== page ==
“We have comfortable accommodation for about 10 people. The village where we are situated is a very calm and quite area. You can have a community walk, spend time with the locals, and get yourself acquainted with local folklore and traditions,” he shares, adding that they expect guests to carry a Covid-19 RT-PCR report while coming here for a stay.
But by staying at a homestay, does one need to compromise of the luxuries? Ishan Seth, a businessman from Delhi, who has recently started his homestay Villa Travaholic in Vagator, Goa, says, “People now prefer to have their own villas, have their own butler rather than go to crowded accommodations and use common facilities. Here we have a private pool and complete isolation from outside contact. There is dedicated housekeeping team and excellent chefs that give you a top-notch experience.”
Moreover, at a time when pictures of overcrowded lanes of popular hill stations are forcing many to rethink their plans of a getting a break from the city’s hustle and bustle, a homestay could be the perfect alternative.
Parul Sharma, from Tilsharit Green, situated at a distance of around six kilometers from Dalhousie, Himachal Pradesh, says, “By staying with us amidst the mountain and greenery, one can skip the city rush and crowd. We offer home-cooked meals and there is no set menu. We customise meals according to choice and preference of our guests.”
“Post-pandemic, there is a greater urge to move out of the city. While making my homestay, the idea was to build a place which I can use with my friends and family, as well as lease it out to people who are looking for a lifestyle change,” concludes Seth.
And here are some homestays that are unique in their own manner.
Authentic Garhwali experience
Promising an authentic Garhwali experience to guests is Bareth Retreat, that’s nestled in the lap of Kedarnath Valley surrounded by rhododendron and oak forests. “Travellers can opt to trek to Deoriya Tal, Tungnath or Chandrashila, while staying here and can go fishing in the nearby stream. With no urban distractions, it offers a taste of Himalayan hamlet life,” shares Vikrant Bhandari, owner, Bareth Retreat Homestay.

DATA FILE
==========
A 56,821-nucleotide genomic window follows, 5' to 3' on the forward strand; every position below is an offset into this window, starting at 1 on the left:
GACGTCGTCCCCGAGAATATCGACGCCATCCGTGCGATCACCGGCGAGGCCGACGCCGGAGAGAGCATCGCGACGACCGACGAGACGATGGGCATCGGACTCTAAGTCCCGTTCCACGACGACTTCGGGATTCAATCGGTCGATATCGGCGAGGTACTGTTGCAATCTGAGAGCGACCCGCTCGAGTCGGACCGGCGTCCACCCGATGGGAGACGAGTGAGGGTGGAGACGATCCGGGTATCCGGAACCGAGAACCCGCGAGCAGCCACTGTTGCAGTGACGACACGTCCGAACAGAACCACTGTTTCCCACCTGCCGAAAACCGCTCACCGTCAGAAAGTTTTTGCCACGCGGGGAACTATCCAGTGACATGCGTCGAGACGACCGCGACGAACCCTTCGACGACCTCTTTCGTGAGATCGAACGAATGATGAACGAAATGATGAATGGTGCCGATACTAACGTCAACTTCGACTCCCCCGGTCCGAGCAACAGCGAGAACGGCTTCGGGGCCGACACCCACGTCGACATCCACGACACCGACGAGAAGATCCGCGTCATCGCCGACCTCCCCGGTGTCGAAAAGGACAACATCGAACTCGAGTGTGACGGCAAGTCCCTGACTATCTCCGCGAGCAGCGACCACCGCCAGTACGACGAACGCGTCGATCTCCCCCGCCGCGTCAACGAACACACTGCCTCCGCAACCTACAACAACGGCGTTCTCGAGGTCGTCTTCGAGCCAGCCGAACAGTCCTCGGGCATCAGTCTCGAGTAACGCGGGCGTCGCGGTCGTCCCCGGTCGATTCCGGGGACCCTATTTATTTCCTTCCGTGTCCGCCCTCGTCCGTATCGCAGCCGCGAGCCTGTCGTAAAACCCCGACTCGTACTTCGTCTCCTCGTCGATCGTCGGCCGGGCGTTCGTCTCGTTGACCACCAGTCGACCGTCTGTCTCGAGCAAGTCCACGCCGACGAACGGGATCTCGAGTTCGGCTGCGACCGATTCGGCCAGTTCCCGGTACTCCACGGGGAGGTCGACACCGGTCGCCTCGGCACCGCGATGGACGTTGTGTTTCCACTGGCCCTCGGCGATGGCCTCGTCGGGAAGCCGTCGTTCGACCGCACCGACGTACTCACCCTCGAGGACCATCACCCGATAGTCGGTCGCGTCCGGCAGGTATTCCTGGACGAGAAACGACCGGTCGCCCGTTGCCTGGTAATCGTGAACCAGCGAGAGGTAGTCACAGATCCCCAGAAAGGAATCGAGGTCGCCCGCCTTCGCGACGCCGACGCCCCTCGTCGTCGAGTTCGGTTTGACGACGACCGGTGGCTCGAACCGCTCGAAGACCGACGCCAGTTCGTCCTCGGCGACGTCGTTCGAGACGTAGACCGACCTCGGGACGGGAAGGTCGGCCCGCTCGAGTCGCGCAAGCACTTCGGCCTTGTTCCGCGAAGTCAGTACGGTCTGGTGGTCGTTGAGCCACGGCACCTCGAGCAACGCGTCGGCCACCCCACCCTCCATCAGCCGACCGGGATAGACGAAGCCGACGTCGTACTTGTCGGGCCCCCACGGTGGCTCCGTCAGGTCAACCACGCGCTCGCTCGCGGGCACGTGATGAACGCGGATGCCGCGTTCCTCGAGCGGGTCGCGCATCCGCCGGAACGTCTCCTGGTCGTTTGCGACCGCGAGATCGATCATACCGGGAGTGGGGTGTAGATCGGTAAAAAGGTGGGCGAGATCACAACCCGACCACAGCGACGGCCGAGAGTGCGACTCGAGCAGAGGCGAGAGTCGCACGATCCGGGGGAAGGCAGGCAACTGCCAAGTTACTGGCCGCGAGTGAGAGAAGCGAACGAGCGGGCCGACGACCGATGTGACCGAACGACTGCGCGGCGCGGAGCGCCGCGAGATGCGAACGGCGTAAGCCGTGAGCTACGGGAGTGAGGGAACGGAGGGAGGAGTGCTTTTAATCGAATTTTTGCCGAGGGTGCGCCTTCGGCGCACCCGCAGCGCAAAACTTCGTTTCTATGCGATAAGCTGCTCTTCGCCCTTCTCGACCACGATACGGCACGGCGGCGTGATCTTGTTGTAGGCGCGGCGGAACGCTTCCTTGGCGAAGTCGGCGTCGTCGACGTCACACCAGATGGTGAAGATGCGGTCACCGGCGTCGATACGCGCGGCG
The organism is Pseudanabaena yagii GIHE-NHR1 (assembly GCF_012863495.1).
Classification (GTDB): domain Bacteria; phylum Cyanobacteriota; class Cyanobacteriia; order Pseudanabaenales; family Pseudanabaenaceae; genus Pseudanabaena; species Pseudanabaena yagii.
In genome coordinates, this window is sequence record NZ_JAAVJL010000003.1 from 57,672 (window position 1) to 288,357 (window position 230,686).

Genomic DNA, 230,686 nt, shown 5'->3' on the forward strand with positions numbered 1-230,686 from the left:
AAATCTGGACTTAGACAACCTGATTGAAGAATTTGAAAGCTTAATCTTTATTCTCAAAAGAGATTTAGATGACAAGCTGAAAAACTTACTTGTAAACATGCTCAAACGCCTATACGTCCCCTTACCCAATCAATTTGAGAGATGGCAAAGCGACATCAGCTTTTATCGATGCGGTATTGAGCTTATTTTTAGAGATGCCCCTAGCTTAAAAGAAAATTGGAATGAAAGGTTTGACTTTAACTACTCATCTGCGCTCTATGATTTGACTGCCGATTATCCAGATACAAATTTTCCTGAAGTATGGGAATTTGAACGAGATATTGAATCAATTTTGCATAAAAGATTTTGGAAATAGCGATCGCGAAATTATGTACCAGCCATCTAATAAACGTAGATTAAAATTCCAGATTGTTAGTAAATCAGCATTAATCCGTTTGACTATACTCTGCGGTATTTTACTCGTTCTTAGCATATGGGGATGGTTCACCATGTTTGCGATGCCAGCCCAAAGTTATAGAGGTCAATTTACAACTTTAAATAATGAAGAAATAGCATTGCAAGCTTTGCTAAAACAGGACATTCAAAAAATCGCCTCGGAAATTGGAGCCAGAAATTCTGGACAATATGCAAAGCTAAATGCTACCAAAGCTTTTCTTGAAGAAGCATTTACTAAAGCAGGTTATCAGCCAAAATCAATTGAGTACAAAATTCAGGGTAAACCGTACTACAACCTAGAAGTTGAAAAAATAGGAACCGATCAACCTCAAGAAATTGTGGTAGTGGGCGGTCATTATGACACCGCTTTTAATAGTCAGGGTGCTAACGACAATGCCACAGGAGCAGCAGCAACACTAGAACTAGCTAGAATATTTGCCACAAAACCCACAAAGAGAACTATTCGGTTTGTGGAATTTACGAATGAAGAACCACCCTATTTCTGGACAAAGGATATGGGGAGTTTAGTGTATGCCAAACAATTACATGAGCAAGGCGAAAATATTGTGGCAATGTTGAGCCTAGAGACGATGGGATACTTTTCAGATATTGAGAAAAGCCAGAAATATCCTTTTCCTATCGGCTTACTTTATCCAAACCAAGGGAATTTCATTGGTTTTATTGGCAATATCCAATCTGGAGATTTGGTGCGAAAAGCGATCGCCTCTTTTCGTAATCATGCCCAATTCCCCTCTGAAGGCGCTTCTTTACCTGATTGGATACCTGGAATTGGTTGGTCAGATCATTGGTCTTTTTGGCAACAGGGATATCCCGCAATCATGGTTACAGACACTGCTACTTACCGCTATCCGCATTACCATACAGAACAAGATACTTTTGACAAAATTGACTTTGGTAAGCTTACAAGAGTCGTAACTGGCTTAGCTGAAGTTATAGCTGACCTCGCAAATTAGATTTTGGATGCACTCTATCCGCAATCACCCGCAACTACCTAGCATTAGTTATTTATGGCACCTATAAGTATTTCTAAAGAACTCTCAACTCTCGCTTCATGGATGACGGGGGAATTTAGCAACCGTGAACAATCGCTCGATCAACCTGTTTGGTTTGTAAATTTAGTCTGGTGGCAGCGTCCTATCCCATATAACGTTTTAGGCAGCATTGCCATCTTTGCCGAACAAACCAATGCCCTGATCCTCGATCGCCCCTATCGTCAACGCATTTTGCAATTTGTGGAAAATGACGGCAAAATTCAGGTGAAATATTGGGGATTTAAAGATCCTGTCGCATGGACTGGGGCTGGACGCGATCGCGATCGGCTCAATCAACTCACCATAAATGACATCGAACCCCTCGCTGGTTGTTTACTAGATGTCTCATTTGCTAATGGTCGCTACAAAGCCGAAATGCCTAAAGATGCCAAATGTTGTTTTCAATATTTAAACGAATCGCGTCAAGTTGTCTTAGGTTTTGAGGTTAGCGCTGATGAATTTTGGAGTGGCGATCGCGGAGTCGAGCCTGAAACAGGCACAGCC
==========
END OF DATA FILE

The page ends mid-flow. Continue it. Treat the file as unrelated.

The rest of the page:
Bengal’s old-world charm
Steeped in idyllic, old-world charm is Dui Pakhi, a homestay in Shantiniketan, West Bengal, that boasts of antique furniture and artistic interiors. A wide porch with an open terrace, with a pantry and a barbecue corner is what adds to its versatility. Located close to Shonibarer Haat and other cultural centres of the town, this intimate homestay is only large enough for a small group or a family. “Most guests tell us that they get the real Shantiniketan feel here,” shares Ujjaini Ghosh, who owns the property and has meticulously done the interiors herself.
A beach side vacay
When planning a restful vacation, it’s hard to not think of Goa, thanks to its relaxed atmosphere and pristine beaches. And the party heaven of the country is dotted with amazing homestays, including Villa Travaholic, that’s situated in Vagator. “Some of the best restaurants as well as the beach are in close proximity. With en-suite bedrooms and private pool, we promise the best comfort with memorable Goan hospitality,” says Ishan Seth, owner of the facility.